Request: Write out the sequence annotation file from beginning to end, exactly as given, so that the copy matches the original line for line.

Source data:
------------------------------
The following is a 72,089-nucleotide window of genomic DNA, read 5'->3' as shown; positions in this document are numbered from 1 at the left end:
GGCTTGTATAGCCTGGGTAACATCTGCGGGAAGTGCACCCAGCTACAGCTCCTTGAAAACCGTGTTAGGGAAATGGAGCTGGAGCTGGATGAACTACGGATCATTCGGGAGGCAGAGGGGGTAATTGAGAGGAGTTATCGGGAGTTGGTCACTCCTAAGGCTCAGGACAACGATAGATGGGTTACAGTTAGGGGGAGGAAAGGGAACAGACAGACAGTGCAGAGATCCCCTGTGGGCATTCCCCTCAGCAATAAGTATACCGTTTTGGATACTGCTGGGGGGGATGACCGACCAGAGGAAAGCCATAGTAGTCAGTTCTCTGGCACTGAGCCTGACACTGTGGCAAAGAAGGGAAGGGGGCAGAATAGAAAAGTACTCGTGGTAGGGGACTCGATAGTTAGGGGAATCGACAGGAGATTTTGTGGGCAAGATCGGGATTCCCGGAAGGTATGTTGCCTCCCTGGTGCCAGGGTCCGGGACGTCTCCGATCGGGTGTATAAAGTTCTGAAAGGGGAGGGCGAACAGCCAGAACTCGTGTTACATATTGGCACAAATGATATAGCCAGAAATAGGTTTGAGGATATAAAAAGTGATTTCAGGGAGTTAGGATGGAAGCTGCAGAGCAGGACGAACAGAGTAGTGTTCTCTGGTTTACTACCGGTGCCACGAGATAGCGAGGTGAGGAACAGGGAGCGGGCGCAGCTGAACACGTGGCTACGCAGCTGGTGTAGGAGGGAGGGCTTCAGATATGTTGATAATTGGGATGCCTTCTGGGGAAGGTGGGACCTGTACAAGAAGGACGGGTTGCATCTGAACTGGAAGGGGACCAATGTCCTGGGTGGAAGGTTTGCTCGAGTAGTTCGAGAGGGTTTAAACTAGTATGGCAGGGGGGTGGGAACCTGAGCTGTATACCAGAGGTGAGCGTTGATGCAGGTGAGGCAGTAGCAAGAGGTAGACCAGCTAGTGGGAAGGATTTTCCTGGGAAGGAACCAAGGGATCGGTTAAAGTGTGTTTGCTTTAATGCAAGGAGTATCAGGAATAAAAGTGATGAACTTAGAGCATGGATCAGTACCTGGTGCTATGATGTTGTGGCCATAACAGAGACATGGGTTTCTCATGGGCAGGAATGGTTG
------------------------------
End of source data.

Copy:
The following is a 72,089-nucleotide window of genomic DNA, read 5'->3' as shown; positions in this document are numbered from 1 at the left end:
GGCTTGTATAGCCTGGGTAACATCTGCGGGAAGTGCACCCAGCTACAGCTCCTTGAAAACCGTGTTAGGGAAATGGAGCTGGAGCTGGATGAACTACGGATCATTCGGGAGGCAGAGGGGGTAATTGAGAGGAGTTATCGGGAGTTGGTCACTCCTAAGGCTCAGGACAACGATAGATGGGTTACAGTTAGGGGGAGGAAAGGGAACAGACAGACAGTGCAGAGATCCCCTGTGGGCATTCCCCTCAGCAATAAGTATACCGTTTTGGATACTGCTGGGGGGGATGACCGACCAGAGGAAAGCCATAGTAGTCAGTTCTCTGGCACTGAGCCTGACACTGTGGCAAAGAAGGGAAGGGGGCAGAATAGAAAAGTACTCGTGGTAGGGGACTCGATAGTTAGGGGAATCGACAGGAGATTTTGTGGGCAAGATCGGGATTCCCGGAAGGTATGTTGCCTCCCTGGTGCCAGGGTCCGGGACGTCTCCGATCGGGTGTATAAAGTTCTGAAAGGGGAGGGCGAACAGCCAGAACTCGTGTTACATATTGGCACAAATGATATAGCCAGAAATAGGTTTGAGGATATAAAAAGTGATTTCAGGGAGTTAGGATGGAAGCTGCAGAGCAGGACGAACAGAGTAGTGTTCTCTGGTTTACTACCGGTGCCACGAGATAGCGAGGTGAGGAACAGGGAGCGGGCGCAGCTGAACACGTGGCTACGCAGCTGGTGTAGGAGGGAGGGCTTCAGATATGTTGATAATTGGGATGCCTTCTGGGGAAGGTGGGACCTGTACAAGAAGGACGGGTTGCATCTGAACTGGAAGGGGACCAATGTCCTGGGTGGAAGGTTTGCTCGAGTAGTTCGAGAGGGTTTAAACTAGTATGGCAGGGGGGTGGGAACCTGAGCTGTATACCAGAGGTGAGCGTTGATGCAGGTGAGGCAGTAGCAAGAGGTAGACCAGCTAGTGGGAAGGATTTTCCTGGGAAGGAACCAAGGGATCGGTTAAAGTGTGTTTGCTTTAATGCAAGGAGTATCAGGAATAAAAGTGATGAACTTAGAGCATGGATCAGTACCTGGTGCTATGATGTTGTGGCCATAACAGAGACATGGGTTTCTCATGGGCAGGAATGGTTG